Listen, Little Man…
Listen Little Man, Kent based Art-Rock quartet release their self-titled debut album. The album’s release was held at the Grogshop Thanksgiving day November 24th, 2012. The segmented recording sessions began May 7th, 2011 and were completely mastered in mid-late October 2011 at Just A Dream Entertainment Inc. under the supervision of Nathan Vaill. The name of the band/album pays homage to the late Wilhelm Reich (March 24, 1897 – November 3, 1957), Austrian/American Psychiatrist and Psychoanalyst that was the author of many essays, articles, and books, including the essay “Listen, Little Man!”(1948). Here is an excerpt:
“Let me begin with the little man in myself.
For twenty-five years I’ve been speaking and writing in defense of your right to happiness in this world, condemning your inability to take what is your due, to secure what you won in bloody battles on the barricades of Paris and Vienna, in the American Civil War, in the Russian Revolution. Your Paris ended with Petain and Laval, your Vienna with Hitler, your Russia with Stalin, and your America may well end in the rule of the Ku Klux Klan! You’ve been more successful in winning your freedom than in securing it for yourself and others. This I knew long ago. What I did not understand was why time and again, after fighting your way out of a swamp, you sank into a worse one. Then groping and cautiously looking about me, I gradually found out what has enslaved you: YOUR SLAVE DRIVER IS YOU YOURSELF. No one is to blame for your slavery but you yourself. No one else, I say! That’s news to you, isn’t it? Your liberators tell you that your oppressors are Wilhelm, Nicholas, Pope Gregory XXVIII, Morgan, Krupp, and Ford. And who are your liberators? Mussolini, Napoleon, Hitler, and Stalin.
I say: Only you yourself can be your liberator!”(Reich, 1948, pg.7-9)
Now! We can begin…
The album cover is a beautiful rendition of weightlessness and liberation of oneself. The artwork is a hybrid illustration in the style of Alex Alvarez (Album Illustrator), Willam Steig (Illustrator of Listen, Little Man!), and also reminiscent of Shel Silverstein. Alex has also created a comic book that illustrates the embodiment of the concepts of Wilhelm Reich, simultaneously rendering the experience of the band and his own psychological journey through the documentation of the album. The comic book is titled, “Blossoming…Innervision” by: Xela. It is available for purchase from Xela at his music events, and it’s well worth the very minimal cost.
Listen Little Man began as a side project for the band members. Jeffrey Hennies (Core Arranger/Guitarist/Hammond Bass Pedals) first visioned the band around the time of reading Listen, Little Man!. Being influenced by the writings, he carved the path for his own DIY project to adhere to his call for, if you will, freedom. Jeff gathered the players, Andrew Bonnis (Bass), and Patrick Hawkins (Kit), formerly in Akron band, The Speedbumps. As the instrumentation of the group progressed, there was no vocalist. Jeff used to be in a group named Dick Goddard that often partnered shows with Alex’s old project named Cows In The Graveyard. Having known each other for several years, they developed mutual respect for each other’s mindsets and musical ability. Alex decided to take the challenge of creating vocals to the progressive changes of Listen Little Man.
Nathan Vaill, producer/sound engineer, clearly took his time and honestly enjoyed this non-click-track style recording. The overall recording is polished, with each compressed instrument standing close to the ear, yet the character-tone of each player is not compromised. Take, “My Sun”, the soaring, literally fresh vocals of Alex. The vocals were undetermined prior to going into the studio, and brought forth like a new found discovery, by both Alex’s performance and Vaill’s interest to apply the doubled vocals to the main theme. The interpretation and effect catapults the performance to the sky. The technical yet intuitive, twenty-one year old bassist Andrew Bonnis mixes deep low tones with metallic trebly highs; The highs allowing him to rip some funk into fills and solos. A must hear of the album, features Bonnis’ solo in “Flesh to Soul”, an un-seemingly lengthy two minute paraphrased bass solo, grappling and crawling through the lucid corridor that is back-dropped by the sound colour laid out by the supporting cast . Known as the “Work Horse” of the group, Patrick Hawkins hustles the bridge section in “Following the Wails”; administering his crisp coolness to the foundation of the section and cruelly flips his dynamic synapses to drive the band viscerally back to the chorus. Jeff Hennies standout performance is ubiquitous throughout the record. Also shining in “My Sun”, Hennies boasts tri-polar contrast. The refreshingly soulful octave pre-solo leading into the badass, skillfully-phrased guitar solo, and then climaxing back out and into the refrain. Hennies’ knack for utilizing his boss loop-station to fill rhythm, while he throws contrapuntal riffs, is at full capacity on “When Facing the End”. The epic chugging undertow during the chorus that is sky-lined by the vocalistic guitar lines, ties together the unbound questions that are affront “When Facing The End”. The band as a whole stands solo with the culmination of clarity and form, appearing in “Ummm…”. A catchy number that would awake the dead, especially if they had died in an action packed, retro 70’s car chase…while trying to capture Oddjob.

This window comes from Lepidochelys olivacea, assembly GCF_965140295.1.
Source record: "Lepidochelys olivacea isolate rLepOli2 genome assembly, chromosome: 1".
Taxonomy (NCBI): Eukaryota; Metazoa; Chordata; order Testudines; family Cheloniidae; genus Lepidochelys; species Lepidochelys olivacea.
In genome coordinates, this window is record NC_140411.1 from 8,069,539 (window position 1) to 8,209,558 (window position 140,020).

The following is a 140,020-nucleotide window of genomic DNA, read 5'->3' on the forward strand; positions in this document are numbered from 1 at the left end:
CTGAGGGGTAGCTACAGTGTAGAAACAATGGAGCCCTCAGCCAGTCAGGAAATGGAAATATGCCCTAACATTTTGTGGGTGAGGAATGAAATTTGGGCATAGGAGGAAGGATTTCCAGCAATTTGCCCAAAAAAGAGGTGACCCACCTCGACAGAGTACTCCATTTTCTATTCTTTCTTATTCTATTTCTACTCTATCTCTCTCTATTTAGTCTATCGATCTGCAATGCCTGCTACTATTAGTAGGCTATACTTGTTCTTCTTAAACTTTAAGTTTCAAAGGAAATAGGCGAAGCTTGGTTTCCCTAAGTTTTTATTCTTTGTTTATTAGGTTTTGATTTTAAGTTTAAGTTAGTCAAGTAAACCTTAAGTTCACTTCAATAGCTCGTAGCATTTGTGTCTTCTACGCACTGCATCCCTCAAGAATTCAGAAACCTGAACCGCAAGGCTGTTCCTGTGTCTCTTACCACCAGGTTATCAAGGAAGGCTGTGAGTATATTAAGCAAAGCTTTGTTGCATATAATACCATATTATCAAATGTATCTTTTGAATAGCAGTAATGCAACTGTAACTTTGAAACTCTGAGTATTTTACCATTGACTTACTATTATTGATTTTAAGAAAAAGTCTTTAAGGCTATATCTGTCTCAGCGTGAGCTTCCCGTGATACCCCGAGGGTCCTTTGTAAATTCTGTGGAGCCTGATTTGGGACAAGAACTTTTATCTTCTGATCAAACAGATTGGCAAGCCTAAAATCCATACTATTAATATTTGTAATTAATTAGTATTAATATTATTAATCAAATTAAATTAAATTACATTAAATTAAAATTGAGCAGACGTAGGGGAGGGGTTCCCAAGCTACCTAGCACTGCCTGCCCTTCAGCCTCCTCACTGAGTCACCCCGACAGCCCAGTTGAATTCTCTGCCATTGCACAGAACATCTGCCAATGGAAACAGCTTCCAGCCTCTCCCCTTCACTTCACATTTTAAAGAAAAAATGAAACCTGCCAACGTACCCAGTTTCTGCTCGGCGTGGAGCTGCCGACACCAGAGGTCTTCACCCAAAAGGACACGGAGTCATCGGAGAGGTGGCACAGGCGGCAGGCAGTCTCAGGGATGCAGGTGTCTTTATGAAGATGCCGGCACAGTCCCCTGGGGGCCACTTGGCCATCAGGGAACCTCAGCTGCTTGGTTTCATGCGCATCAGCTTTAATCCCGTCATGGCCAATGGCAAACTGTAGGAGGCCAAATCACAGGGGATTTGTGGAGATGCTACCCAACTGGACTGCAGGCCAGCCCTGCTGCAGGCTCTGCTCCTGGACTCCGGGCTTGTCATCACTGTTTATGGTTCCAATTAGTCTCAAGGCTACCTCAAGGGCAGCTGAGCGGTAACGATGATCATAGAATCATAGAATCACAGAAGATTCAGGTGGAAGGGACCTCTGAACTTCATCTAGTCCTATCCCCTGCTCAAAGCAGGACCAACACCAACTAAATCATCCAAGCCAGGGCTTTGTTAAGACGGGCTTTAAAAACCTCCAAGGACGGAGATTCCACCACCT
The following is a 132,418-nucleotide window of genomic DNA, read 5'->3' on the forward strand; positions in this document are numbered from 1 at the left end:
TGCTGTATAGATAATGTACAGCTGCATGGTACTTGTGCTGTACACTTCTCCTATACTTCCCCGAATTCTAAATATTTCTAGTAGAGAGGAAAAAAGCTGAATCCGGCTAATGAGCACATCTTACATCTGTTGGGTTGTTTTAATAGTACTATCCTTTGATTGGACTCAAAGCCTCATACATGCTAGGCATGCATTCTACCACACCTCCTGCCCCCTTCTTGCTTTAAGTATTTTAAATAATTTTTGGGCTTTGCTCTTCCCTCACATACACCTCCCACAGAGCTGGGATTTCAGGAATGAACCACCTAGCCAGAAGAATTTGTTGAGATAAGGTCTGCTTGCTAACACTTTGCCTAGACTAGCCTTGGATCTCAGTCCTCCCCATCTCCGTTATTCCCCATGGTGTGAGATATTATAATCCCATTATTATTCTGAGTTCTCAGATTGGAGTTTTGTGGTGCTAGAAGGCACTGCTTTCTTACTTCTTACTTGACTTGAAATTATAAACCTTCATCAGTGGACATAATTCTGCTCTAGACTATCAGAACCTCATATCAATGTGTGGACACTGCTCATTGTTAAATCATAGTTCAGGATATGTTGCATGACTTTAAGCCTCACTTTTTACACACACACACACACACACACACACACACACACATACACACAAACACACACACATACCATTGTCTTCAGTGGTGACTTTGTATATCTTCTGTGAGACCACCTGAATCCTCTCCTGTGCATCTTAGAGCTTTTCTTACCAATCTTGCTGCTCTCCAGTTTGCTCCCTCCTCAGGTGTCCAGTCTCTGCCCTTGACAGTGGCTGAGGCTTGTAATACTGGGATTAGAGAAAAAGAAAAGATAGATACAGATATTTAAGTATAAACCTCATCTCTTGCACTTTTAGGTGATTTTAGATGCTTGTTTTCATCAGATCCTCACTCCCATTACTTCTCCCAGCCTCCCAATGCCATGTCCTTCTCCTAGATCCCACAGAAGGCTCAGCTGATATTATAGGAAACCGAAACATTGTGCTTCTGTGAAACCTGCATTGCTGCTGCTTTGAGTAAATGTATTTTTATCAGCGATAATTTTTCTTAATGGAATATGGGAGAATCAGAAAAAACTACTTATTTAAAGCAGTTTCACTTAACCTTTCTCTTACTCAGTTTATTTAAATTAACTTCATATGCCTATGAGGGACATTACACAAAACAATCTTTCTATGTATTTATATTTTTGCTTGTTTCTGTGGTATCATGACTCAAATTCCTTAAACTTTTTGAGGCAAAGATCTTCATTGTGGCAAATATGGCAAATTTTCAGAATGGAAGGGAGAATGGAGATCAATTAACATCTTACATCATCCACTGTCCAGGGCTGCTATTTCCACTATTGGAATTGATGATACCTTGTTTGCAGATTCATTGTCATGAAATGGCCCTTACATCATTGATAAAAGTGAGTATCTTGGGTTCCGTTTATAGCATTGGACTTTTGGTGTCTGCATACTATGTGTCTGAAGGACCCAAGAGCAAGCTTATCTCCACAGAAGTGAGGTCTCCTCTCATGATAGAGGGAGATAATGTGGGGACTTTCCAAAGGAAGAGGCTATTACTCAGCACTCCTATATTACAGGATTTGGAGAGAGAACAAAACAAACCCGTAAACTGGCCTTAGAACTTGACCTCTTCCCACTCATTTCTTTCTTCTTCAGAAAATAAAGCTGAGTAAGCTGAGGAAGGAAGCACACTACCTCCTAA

An album that becomes more interesting with more listens is a record to have, this record is that. It has the depth of veteran players, yet walk-in-the-dark curiosity that has allows them to remain undetermined. Listen Little Man serves as a tour guide for inspiration, hatching from an underlying innervision, blossoming to the realms of the real.
article by Brain Rays